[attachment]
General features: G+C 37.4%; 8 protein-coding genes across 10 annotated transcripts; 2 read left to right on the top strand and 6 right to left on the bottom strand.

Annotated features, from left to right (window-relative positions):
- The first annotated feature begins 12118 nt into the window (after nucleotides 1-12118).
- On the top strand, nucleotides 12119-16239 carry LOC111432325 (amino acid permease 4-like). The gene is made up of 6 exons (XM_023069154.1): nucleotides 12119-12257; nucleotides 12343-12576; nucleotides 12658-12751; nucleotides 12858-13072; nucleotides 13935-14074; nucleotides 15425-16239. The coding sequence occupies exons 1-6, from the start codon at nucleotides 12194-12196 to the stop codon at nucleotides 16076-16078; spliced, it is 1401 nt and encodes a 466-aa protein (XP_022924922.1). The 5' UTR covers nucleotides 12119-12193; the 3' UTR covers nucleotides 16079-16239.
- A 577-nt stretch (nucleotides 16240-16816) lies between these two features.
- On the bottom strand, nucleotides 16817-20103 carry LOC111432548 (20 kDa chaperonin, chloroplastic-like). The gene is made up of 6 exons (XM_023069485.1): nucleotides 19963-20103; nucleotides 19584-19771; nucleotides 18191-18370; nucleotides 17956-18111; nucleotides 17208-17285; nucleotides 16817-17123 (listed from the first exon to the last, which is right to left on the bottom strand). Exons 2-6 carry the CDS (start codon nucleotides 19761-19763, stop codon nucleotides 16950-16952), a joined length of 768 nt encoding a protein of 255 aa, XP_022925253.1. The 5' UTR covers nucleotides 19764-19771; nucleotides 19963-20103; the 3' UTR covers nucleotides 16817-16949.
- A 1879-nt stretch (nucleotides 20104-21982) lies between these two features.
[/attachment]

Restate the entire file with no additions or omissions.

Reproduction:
General features: G+C 37.4%; 8 protein-coding genes across 10 annotated transcripts; 2 read left to right on the top strand and 6 right to left on the bottom strand.

Annotated features, from left to right (window-relative positions):
- The first annotated feature begins 12118 nt into the window (after nucleotides 1-12118).
- On the top strand, nucleotides 12119-16239 carry LOC111432325 (amino acid permease 4-like). The gene is made up of 6 exons (XM_023069154.1): nucleotides 12119-12257; nucleotides 12343-12576; nucleotides 12658-12751; nucleotides 12858-13072; nucleotides 13935-14074; nucleotides 15425-16239. The coding sequence occupies exons 1-6, from the start codon at nucleotides 12194-12196 to the stop codon at nucleotides 16076-16078; spliced, it is 1401 nt and encodes a 466-aa protein (XP_022924922.1). The 5' UTR covers nucleotides 12119-12193; the 3' UTR covers nucleotides 16079-16239.
- A 577-nt stretch (nucleotides 16240-16816) lies between these two features.
- On the bottom strand, nucleotides 16817-20103 carry LOC111432548 (20 kDa chaperonin, chloroplastic-like). The gene is made up of 6 exons (XM_023069485.1): nucleotides 19963-20103; nucleotides 19584-19771; nucleotides 18191-18370; nucleotides 17956-18111; nucleotides 17208-17285; nucleotides 16817-17123 (listed from the first exon to the last, which is right to left on the bottom strand). Exons 2-6 carry the CDS (start codon nucleotides 19761-19763, stop codon nucleotides 16950-16952), a joined length of 768 nt encoding a protein of 255 aa, XP_022925253.1. The 5' UTR covers nucleotides 19764-19771; nucleotides 19963-20103; the 3' UTR covers nucleotides 16817-16949.
- A 1879-nt stretch (nucleotides 20104-21982) lies between these two features.